ATLANTA - Ebola is brutal. Those afflicted often bleed uncontrollably, vomit profusely, lose function of their kidneys and other organs, and -- in over half the cases recently in West Africa -- die.
So faced with the prospect of coming face-to-face with this terrible illness at their Atlanta hospital, where its first documented Ebola cases ever are soon set to arrive, what did two nurses do?
They canceled their vacation.
"They said, 'We have been training for this,'" Dr. Bruce Ribner, who heads the Emory University Hospital unit where the two Americans with Ebola will be treated, told CNN chief medical correspondent Dr. Sanjay Gupta -- himself a neurosurgery professor at Emory. "'We are not going to miss this opportunity to care for this patient."
Online and on street corners, in homes and in businesses, the idea of purposefully bringing Ebola into the United States has rattled the nerves of many.
There is lots of evidence of this sentiment on Twitter, where some opined that "we're being very foolish" -- and that's one of the kinder remarks.
"Why willingly bring infected ebola victims to this country?" wrote one woman. "Why purposely spread the infection?"
But you won't hear that kind of thing at Emory University Hospital. According to Ribner, it's been just the opposite.
"As I came in this morning, I had people congratulating us for accepting these patients."
They know how the virus spreads
Yes, Ebola in the United States is unprecedented. But that doesn't mean experts don't know anything about it.
Talking to reporters Friday, Ribner said that Ebola spreads much like HIV, Hepatitis B or C -- through the transmission of bodily fluids, not by simply being in the same room as someone infected.
It's not like someone is contagious the second they are infected. The virus doesn't spread until that person shows symptoms, which typically takes two to 21 days, according to the World Health Organization.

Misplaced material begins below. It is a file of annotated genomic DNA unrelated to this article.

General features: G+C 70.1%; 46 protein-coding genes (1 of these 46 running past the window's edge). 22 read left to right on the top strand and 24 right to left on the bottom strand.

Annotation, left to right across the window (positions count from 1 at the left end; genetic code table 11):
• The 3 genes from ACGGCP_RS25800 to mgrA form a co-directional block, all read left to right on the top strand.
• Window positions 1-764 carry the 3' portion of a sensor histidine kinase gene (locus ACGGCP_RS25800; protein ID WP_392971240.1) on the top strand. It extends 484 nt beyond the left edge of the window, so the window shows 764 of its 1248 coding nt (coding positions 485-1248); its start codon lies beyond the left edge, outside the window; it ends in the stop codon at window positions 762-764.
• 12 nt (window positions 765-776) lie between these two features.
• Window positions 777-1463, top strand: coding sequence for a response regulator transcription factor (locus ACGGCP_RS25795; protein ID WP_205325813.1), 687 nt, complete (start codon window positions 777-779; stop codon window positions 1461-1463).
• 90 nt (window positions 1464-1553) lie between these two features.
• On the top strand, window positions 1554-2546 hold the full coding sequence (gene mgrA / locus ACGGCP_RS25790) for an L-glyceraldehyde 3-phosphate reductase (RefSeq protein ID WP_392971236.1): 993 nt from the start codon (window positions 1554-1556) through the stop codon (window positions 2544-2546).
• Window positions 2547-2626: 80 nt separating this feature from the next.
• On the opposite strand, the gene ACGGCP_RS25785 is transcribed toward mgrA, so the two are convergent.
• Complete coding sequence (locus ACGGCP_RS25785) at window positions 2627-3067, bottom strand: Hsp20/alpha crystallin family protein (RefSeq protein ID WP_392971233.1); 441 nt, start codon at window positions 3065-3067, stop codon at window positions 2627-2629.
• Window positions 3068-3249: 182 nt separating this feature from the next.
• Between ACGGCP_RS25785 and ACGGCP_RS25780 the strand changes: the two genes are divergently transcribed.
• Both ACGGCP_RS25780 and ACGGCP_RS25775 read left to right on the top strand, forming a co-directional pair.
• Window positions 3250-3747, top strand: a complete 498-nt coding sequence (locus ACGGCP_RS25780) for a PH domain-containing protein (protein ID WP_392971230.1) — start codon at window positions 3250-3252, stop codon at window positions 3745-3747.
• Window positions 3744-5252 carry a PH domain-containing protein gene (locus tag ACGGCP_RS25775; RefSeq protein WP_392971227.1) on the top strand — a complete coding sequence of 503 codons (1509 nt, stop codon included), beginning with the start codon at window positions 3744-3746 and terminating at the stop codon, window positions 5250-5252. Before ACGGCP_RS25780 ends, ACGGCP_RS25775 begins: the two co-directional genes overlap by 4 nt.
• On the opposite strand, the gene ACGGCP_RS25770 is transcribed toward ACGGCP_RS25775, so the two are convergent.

Those working at Emory also can take comfort in that they have a unique place -- one of only four such facilities in the United States, according to Ribner -- to treat such a contagious disease.
The isolation unit was created 12 years ago in conjunction with experts from the U.S. Centers for Disease Control and Prevention, which is based down the street. It features "special air handling," strict protocols on everything and everyone who goes in and out of a patient's room, and other measures to ensure that any potential dangers are contained.
Everything is thought out, right down to how visitors can interact with patients. They can be within 1 to 2 inches of each other, looking through a plate-glass window and talking through an intercom.
It's a unique facility that's rarely used.
Ribner said it was last activated a couple of years ago, when someone came from Angola amid a Marburg virus outbreak.
"It's kind of like an insurance policy," the Emory physician said. "You can complain about the fact that you didn't collect on your ... policy or you can say -- as in this case -- 'Boy, we're lucky we've been supporting you all these years because now we really need you.' And it would be really challenging to develop this on the fly."
Giving the body a chance to fight back
The renowned hospital's wide variety of tools will be put to ample use given how Ebola -- without the existence of any FDA-approved treatments -- will be addressed at Emory: using what Ribner calls "supportive care." That means carefully tracking a patient's symptoms, vital signs and organ function and taking measures, such as blood transfusions and dialysis, to keep him or her as stable as possible.
"We just have to keep the patient alive long enough in order for the body to control this infection," Ribner explained.
What the Emory doctor doesn't have, as American patients Nancy Writebol and Dr. Kent Brantly arrive for treatment at his hospital, is hesitation or trepidation. Ribner told reporters he has "no concerns" about his health or that of his colleagues.
Another person who also didn't express any worry was Ribner's wife.
"My wife knew when she was getting into when she married an infectious disease doctor... It went fine," he said of his conversation with his wife. "She said, 'Great, that's what you've been dreaming for 12 years.'"